They had made it out to the little deck on the 2nd floor, and from there found a way to the roof. I’m not exactly sure how. But they did.

So everything is fine, but now Ann and I need to add “scan the roof for any possible access points.” to our mental checklists. It’s like we’re trying to defend against ninja attack. And the ninja is our daughter.


Athena didn’t eat much at the party because she was having so much fun with Dylan and the other kids, so we decided to go to our standby, Denny’s. For some reason she tends to eat pretty well there.

At Denny’s our table was opposite a wall made of rough-hewn rocks. I didn’t really notice, because they had been painted over when the restaurant was updated, but Athena did.

Athena: “I climb rocks?”

Ann and I firmly but kindly assured Athena that those rocks were not for climbing and that there would be no more climbing of any kind today.

About fifteen minutes later, after Athena was done eating:

Athena: “I climb rocks… really nicely?”
Me: “Did she just say she would climb really nicely?”
Ann: “Yes she did.”
Athena: “Climb over the table?”
Ann and I together: “No, we don’t climb on tables.”

Athena, matter-of-factly, having decided our input was no longer valuable: “I climb rocks to the ceiling.”


I have to say that our lives are not all ninjas and diving boards. This morning I took Athena to the Children’s Discovery Museum in San Jose and we had a great time. Athena dug up fossils in the sand, played really nicely in the bubble exhibit, and saw a concert with guitars, drums and a violin. She got to hug a robot, and helped him walk to the stage. She’s a great kid. She just sometimes climbs up on the roof, and I am compelled to write about it.

Last weekend, at the Mountain View Farmer’s Market, Athena played the blues:

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This morning, a play in one act

By Jason

[Athena wakes up late, and I'm in a hurry.]

Me: “Athena, do you want some toast?”
Athena: “Draw a doggie.”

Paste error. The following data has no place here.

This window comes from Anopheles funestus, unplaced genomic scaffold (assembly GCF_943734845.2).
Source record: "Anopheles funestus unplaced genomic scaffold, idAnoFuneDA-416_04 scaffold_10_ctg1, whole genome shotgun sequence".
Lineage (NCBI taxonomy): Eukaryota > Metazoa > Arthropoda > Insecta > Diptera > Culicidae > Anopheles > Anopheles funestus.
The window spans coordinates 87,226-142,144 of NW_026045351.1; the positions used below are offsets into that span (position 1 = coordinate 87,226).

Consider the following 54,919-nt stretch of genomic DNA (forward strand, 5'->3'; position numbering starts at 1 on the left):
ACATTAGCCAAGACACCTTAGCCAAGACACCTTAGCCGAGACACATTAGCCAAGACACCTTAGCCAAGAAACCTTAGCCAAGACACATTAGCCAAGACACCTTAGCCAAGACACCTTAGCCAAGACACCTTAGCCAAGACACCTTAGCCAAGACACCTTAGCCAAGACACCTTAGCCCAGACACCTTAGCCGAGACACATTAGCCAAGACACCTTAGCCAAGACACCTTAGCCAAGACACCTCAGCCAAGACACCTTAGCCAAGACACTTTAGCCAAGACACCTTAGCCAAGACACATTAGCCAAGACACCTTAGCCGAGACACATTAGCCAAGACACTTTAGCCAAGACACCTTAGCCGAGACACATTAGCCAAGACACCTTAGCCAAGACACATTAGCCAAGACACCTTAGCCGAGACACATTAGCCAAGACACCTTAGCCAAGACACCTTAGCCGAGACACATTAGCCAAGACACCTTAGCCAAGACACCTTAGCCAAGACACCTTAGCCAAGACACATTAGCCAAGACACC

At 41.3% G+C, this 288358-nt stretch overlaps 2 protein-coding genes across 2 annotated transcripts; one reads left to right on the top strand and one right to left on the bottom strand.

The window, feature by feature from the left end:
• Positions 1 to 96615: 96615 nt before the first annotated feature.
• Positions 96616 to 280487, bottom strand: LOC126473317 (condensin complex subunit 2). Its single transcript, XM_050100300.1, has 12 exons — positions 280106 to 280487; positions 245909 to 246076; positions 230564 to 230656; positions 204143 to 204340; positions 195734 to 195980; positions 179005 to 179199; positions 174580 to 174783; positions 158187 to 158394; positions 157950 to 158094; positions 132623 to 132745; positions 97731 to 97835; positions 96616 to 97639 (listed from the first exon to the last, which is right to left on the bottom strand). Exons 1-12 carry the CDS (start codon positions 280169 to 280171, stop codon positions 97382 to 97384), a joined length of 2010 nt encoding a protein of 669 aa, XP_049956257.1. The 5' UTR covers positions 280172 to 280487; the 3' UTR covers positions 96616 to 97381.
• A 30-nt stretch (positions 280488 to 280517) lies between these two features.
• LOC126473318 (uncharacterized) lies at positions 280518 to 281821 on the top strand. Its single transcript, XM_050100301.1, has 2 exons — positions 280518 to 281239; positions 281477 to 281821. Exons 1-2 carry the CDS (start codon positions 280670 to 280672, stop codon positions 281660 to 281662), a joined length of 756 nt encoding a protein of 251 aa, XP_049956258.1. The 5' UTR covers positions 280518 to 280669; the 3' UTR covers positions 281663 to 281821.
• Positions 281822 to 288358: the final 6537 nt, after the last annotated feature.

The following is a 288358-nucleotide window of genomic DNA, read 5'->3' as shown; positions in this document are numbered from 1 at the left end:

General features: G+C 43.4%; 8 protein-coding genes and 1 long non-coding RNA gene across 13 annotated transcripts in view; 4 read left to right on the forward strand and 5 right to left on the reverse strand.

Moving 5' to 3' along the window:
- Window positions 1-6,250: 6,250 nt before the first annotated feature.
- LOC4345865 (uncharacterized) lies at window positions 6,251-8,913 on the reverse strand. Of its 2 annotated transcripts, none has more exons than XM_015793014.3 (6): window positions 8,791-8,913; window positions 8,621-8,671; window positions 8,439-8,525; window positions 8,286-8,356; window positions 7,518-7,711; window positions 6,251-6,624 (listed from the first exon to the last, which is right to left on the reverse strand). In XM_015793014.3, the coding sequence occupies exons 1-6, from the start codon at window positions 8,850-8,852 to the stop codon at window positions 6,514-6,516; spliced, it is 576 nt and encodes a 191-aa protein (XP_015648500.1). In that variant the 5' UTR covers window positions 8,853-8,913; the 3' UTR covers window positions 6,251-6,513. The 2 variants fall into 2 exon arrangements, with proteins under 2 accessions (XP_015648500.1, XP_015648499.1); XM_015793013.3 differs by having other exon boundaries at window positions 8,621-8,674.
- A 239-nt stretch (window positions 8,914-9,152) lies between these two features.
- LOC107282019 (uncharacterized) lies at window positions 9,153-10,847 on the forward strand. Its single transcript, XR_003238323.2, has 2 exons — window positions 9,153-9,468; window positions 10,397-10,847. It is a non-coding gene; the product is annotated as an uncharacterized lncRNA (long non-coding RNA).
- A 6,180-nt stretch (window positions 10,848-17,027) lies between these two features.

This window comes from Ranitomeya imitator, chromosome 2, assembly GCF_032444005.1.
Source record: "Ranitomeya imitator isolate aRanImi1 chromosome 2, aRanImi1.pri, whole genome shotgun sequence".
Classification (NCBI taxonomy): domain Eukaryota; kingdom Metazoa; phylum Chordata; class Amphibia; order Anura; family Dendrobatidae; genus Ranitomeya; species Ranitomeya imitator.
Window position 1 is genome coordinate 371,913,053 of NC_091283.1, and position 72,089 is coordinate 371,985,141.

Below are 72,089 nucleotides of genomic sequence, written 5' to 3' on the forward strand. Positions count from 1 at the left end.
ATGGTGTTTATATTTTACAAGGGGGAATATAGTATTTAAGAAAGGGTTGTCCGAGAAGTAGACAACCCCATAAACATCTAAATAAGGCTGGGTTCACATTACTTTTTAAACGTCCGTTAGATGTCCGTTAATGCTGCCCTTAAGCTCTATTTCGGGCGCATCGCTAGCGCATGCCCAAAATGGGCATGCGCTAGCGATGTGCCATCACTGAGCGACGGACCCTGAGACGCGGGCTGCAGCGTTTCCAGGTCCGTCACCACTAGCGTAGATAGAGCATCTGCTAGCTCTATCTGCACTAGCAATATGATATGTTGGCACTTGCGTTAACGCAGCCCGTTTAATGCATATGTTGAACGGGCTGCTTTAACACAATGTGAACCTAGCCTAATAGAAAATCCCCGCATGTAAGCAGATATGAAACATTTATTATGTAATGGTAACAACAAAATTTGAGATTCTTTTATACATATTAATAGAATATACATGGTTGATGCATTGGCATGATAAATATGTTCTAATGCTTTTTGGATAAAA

Me: “Okay, but do you want some toast?”
Athena: “Draw a doggie.”

[Repeat 10x]

Me: “I will draw a doggie, but I need to know, do you want some toast?”
Athena: “Hmm…”
Me: “…”
Athena: “Draw a house.”

Me: “Athena, do you want toast, or no?”
Athena: “Draw a house, daddy.”

[I draw a house]
Me: “Okay, now, do you want daddy to make toast?”
Athena: “Draw a doggie.”

[10 minutes later, when we are running even later]
Athena: “Toast please. Strawberry please.”

[5 minutes later]
Toaster Oven: “Oh sorry, you wanted toast? I thought you requested a smoldering charcoal briquette. Again. Because toaster ovens are evil.”

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How to tell Athena is getting a cold

By Jason

Athena is normally a pretty healthy kid, but she does pick up colds once in a while. She doesn’t always exhibit all the same symptoms you would expect from a toddler with a cold so I thought I would write a handy guide in case you’re ever wondering if Athena is coming down with something.

1. Athena will take a much longer nap, maybe even 3 hours. This is an easy way to tell she is getting a cold.

2. When a train comes to the train station by the farmer’s market, Athena will not twist out of your arms or upend the stroller to run over to see it closer. She will just be happy to look at the train. At this point it is pretty obvious she is feeling off.

3. Athena will still be the most energetic kid at gym class, but only by a reasonable human amount. You might ask, how do I measure this? Listen for the gasps and exclamations from the other parents. When she is not sick, Athena is able to elicit approximately 0.35 gasps per minute as she flips off the highest bar, topples over large heavy pads, and finds the only item in the gym not designed for climbing and climbs on it. When Athena is getting a cold, you will only hear the eerie quiet of children enjoying themselves.

4. Athena’s nose will be a little runny. This can be subtle, since two-year-olds’ noses often drip a little bit from time to time for no reason. If you give her a bath, it will be a little runnier, so that will help you tell. After the bath, she will produce horrifying volumes of snot. To give you an idea how much, go rent Ghost Busters and watch until the scene in the library where there is slime anywhere. Go ahead, I’ll wait.

Back? Okay, so compared to the amount of slime in that scene, you STILL HAVE NO FREAKING CLUE how much grossness will be coming out of Athena’s face.

5. Athena will be whinier than usual. What’s more, she will be more likely to become inconsolable when you fail to fulfill irrational requests, like giving her an elephant when we have no elephants.

6. Athena will be willing to cuddle with you without being drugged first with warm milk. Attempts to cuddle with Athena will not be met with armed resistance.

7. Athena will sleep in. This is one of nature’s greatest miracles and should be appreciated in awed reverence.

I hope this helps!